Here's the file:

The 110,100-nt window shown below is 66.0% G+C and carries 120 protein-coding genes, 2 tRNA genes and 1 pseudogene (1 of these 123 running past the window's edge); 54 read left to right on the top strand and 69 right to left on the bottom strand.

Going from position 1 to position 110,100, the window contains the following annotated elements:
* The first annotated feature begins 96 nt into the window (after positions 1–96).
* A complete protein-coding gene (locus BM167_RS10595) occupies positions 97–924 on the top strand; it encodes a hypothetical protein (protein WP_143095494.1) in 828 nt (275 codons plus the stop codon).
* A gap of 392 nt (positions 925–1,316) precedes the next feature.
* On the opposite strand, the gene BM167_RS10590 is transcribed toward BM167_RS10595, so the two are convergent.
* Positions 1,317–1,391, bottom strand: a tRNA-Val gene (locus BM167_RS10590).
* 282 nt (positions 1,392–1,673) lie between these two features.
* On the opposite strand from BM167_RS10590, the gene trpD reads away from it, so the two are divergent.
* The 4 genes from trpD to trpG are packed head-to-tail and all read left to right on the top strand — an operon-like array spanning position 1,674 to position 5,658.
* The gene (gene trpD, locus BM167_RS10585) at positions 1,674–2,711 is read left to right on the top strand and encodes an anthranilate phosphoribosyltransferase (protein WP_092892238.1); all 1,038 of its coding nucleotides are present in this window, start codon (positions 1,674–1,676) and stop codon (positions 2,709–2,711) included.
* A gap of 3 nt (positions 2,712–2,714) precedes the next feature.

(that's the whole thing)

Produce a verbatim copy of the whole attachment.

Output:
The 110,100-nt window shown below is 66.0% G+C and carries 120 protein-coding genes, 2 tRNA genes and 1 pseudogene (1 of these 123 running past the window's edge); 54 read left to right on the top strand and 69 right to left on the bottom strand.

Going from position 1 to position 110,100, the window contains the following annotated elements:
* The first annotated feature begins 96 nt into the window (after positions 1–96).
* A complete protein-coding gene (locus BM167_RS10595) occupies positions 97–924 on the top strand; it encodes a hypothetical protein (protein WP_143095494.1) in 828 nt (275 codons plus the stop codon).
* A gap of 392 nt (positions 925–1,316) precedes the next feature.
* On the opposite strand, the gene BM167_RS10590 is transcribed toward BM167_RS10595, so the two are convergent.
* Positions 1,317–1,391, bottom strand: a tRNA-Val gene (locus BM167_RS10590).
* 282 nt (positions 1,392–1,673) lie between these two features.
* On the opposite strand from BM167_RS10590, the gene trpD reads away from it, so the two are divergent.
* The 4 genes from trpD to trpG are packed head-to-tail and all read left to right on the top strand — an operon-like array spanning position 1,674 to position 5,658.
* The gene (gene trpD, locus BM167_RS10585) at positions 1,674–2,711 is read left to right on the top strand and encodes an anthranilate phosphoribosyltransferase (protein WP_092892238.1); all 1,038 of its coding nucleotides are present in this window, start codon (positions 1,674–1,676) and stop codon (positions 2,709–2,711) included.
* A gap of 3 nt (positions 2,712–2,714) precedes the next feature.